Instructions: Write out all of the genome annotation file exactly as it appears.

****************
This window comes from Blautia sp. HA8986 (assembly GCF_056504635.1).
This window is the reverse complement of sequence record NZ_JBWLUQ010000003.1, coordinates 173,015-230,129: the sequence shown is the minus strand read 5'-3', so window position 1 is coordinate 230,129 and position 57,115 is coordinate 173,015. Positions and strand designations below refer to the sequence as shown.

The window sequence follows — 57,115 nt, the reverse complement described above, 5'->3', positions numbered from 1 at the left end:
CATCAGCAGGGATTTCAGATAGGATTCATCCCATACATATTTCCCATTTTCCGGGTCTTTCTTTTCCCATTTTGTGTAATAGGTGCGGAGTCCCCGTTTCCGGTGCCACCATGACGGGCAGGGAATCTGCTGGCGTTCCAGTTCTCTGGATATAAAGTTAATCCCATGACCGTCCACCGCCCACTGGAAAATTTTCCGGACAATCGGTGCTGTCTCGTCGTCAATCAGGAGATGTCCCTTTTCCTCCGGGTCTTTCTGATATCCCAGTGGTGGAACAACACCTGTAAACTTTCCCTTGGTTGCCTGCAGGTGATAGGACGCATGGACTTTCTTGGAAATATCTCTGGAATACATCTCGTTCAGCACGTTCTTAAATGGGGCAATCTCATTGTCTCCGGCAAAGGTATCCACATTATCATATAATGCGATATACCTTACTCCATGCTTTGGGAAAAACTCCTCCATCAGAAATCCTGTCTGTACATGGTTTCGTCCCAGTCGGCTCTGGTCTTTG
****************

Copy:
This window comes from Blautia sp. HA8986 (assembly GCF_056504635.1).
This window is the reverse complement of sequence record NZ_JBWLUQ010000003.1, coordinates 173,015-230,129: the sequence shown is the minus strand read 5'-3', so window position 1 is coordinate 230,129 and position 57,115 is coordinate 173,015. Positions and strand designations below refer to the sequence as shown.

The window sequence follows — 57,115 nt, the reverse complement described above, 5'->3', positions numbered from 1 at the left end:
CATCAGCAGGGATTTCAGATAGGATTCATCCCATACATATTTCCCATTTTCCGGGTCTTTCTTTTCCCATTTTGTGTAATAGGTGCGGAGTCCCCGTTTCCGGTGCCACCATGACGGGCAGGGAATCTGCTGGCGTTCCAGTTCTCTGGATATAAAGTTAATCCCATGACCGTCCACCGCCCACTGGAAAATTTTCCGGACAATCGGTGCTGTCTCGTCGTCAATCAGGAGATGTCCCTTTTCCTCCGGGTCTTTCTGATATCCCAGTGGTGGAACAACACCTGTAAACTTTCCCTTGGTTGCCTGCAGGTGATAGGACGCATGGACTTTCTTGGAAATATCTCTGGAATACATCTCGTTCAGCACGTTCTTAAATGGGGCAATCTCATTGTCTCCGGCAAAGGTATCCACATTATCATATAATGCGATATACCTTACTCCATGCTTTGGGAAAAACTCCTCCATCAGAAATCCTGTCTGTACATGGTTTCGTCCCAGTCGGCTCTGGTCTTTG